beforeEach( () => {
      cy.visit( "https://www.example.com", {
        onBeforeLoad: ( contentWindow ) =>  {
          // contextWindow is a window object of browser page being visited
          // Here one should write steps to be taken before onLoad event is fired
        onLoad: ( window ) => {
          // code here is executed when onLoad event of window is fired.
          // it can be used for variety of thing i.e stubbing
    it( "should click on follow button for twitter", () => {
      cy.get( ".footer-block .fa-twitter" )
          .window().then( ( win ) => {

Code Dissection

If you had ever worked with RSpec, Jasmine, or Mocha; you already understand most of the code above. The describe describes what the test is about. context sets the context of the block of test(s), followed by it. beforeEach is a block that is (re)run before every it block runs. There are other hooks available (i.e beforeAll). Cypress engine is denoted by cy object and it represents the entire environment of the test being run, environment variables, and exposes cypress API. If you see the following snippet from the example code above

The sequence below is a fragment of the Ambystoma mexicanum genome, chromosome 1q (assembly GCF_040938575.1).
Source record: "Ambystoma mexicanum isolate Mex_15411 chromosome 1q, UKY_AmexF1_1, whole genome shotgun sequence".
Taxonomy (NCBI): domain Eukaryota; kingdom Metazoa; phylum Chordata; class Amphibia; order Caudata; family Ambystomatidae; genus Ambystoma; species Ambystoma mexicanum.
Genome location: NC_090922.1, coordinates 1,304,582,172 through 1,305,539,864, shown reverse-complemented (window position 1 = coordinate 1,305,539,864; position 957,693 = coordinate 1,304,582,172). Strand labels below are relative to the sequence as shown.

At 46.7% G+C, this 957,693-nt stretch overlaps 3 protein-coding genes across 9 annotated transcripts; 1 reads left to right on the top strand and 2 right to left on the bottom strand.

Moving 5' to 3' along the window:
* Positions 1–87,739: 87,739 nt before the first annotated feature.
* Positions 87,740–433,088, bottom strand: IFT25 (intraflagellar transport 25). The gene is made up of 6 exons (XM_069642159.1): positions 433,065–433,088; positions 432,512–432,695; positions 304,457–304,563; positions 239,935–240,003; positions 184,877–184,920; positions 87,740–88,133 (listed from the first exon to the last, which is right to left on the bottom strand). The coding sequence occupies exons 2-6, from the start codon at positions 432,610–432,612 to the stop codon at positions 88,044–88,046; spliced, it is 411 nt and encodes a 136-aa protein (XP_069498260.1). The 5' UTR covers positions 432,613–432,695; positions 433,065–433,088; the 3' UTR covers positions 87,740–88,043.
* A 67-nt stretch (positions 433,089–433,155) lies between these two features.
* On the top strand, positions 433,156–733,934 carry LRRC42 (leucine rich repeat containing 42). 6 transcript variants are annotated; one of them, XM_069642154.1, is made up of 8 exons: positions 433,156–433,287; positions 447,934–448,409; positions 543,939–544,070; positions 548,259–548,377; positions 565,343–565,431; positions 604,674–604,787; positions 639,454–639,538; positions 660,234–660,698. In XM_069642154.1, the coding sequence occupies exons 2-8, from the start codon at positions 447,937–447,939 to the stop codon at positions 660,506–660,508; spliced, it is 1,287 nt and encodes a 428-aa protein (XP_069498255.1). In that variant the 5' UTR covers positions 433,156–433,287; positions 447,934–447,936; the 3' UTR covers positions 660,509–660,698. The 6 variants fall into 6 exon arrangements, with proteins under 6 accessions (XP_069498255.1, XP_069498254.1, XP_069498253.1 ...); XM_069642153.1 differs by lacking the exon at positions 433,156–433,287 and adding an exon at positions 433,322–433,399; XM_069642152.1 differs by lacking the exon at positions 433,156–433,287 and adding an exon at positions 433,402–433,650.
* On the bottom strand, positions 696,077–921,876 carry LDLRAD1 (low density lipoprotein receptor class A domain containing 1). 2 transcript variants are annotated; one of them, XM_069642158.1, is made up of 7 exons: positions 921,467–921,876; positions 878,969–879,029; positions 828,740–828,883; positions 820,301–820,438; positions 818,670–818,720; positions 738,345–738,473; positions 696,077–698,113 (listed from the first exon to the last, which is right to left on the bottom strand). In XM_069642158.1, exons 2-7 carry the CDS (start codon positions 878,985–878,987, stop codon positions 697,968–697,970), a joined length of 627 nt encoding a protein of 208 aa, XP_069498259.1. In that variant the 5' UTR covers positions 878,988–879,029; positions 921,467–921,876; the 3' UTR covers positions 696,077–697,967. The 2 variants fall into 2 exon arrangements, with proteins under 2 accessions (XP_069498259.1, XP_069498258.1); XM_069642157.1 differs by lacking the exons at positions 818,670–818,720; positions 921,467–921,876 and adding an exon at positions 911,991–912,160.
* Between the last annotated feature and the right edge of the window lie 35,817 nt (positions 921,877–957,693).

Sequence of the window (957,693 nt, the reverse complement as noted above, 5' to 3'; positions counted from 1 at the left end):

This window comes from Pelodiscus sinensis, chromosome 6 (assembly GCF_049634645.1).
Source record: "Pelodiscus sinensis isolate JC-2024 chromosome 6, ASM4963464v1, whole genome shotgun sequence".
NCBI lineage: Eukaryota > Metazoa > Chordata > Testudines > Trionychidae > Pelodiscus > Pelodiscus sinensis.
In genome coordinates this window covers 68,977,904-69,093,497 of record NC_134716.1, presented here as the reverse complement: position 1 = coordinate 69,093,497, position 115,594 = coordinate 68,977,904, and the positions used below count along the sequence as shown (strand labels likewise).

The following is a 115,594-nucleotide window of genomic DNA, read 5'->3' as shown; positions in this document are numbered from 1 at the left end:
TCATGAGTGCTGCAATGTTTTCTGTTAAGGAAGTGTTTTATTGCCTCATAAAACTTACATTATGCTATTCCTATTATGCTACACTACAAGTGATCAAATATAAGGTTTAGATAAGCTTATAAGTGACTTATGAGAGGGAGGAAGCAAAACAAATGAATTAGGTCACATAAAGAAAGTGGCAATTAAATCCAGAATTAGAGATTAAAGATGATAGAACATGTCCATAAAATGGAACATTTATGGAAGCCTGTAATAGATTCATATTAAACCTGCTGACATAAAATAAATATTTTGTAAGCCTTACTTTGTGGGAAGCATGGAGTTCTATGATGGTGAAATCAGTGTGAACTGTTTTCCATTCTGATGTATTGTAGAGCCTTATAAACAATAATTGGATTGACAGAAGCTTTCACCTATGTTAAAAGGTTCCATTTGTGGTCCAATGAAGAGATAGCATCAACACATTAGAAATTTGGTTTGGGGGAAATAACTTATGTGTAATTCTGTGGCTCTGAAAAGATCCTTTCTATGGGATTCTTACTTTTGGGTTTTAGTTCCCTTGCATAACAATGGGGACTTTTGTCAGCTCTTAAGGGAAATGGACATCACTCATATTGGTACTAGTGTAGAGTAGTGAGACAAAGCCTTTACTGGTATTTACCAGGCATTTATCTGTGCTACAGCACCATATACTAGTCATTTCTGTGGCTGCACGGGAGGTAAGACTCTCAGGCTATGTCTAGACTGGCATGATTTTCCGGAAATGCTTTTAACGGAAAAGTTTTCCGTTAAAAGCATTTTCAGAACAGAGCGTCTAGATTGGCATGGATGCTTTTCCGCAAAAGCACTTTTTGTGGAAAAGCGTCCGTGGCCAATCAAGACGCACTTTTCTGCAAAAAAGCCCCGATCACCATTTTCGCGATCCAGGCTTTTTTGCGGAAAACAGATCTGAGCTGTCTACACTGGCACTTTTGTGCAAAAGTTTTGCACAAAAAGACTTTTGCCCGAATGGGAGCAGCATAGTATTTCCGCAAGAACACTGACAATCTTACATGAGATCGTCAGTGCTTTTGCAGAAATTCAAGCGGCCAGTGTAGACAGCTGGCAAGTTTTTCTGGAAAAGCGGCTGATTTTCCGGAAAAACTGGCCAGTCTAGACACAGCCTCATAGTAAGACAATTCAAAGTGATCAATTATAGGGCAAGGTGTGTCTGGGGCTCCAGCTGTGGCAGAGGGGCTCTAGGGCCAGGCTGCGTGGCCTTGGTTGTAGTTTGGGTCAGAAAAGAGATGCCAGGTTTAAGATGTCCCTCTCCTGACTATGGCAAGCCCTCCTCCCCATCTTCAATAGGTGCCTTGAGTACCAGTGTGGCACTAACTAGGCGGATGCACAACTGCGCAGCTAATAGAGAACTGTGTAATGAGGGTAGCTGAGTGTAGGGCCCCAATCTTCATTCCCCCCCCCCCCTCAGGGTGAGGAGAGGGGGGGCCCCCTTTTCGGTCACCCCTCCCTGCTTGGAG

cy.get( ".footer-block .fa-twitter" )
    .window().then( ( win ) => {

cy.get takes CSS selectors or aliases to find HTML elements within the current window object. When found click it and then wait for 1000 ms before executing the next command in the chain. In the snippet above it waits for 1000 ms and then expect window object must have called URL as passed to expect


Cypress has a vast API to control and automate browser functions, automate a task that we expect the user to perform, and compare results with our expectations.

Some of the advanced features of Cypress like playback video, time travel, and screenshots are paid features as they use Cypress Cloud Infrastructure.

About The Author

I am Pankaj Baagwan, a System Design Architect. A Computer Scientist by heart, process enthusiast, and open source author/contributor/writer. Advocates Karma. Love working with cutting edge, fascinating, open source technologies.

  • To consult Pankaj Bagwan on System Design, Cyber Security and Application Development, SEO and SMO, please reach out at me[at]bagwanpankaj[dot]com

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Stay tuned <3. Signing off for RAAM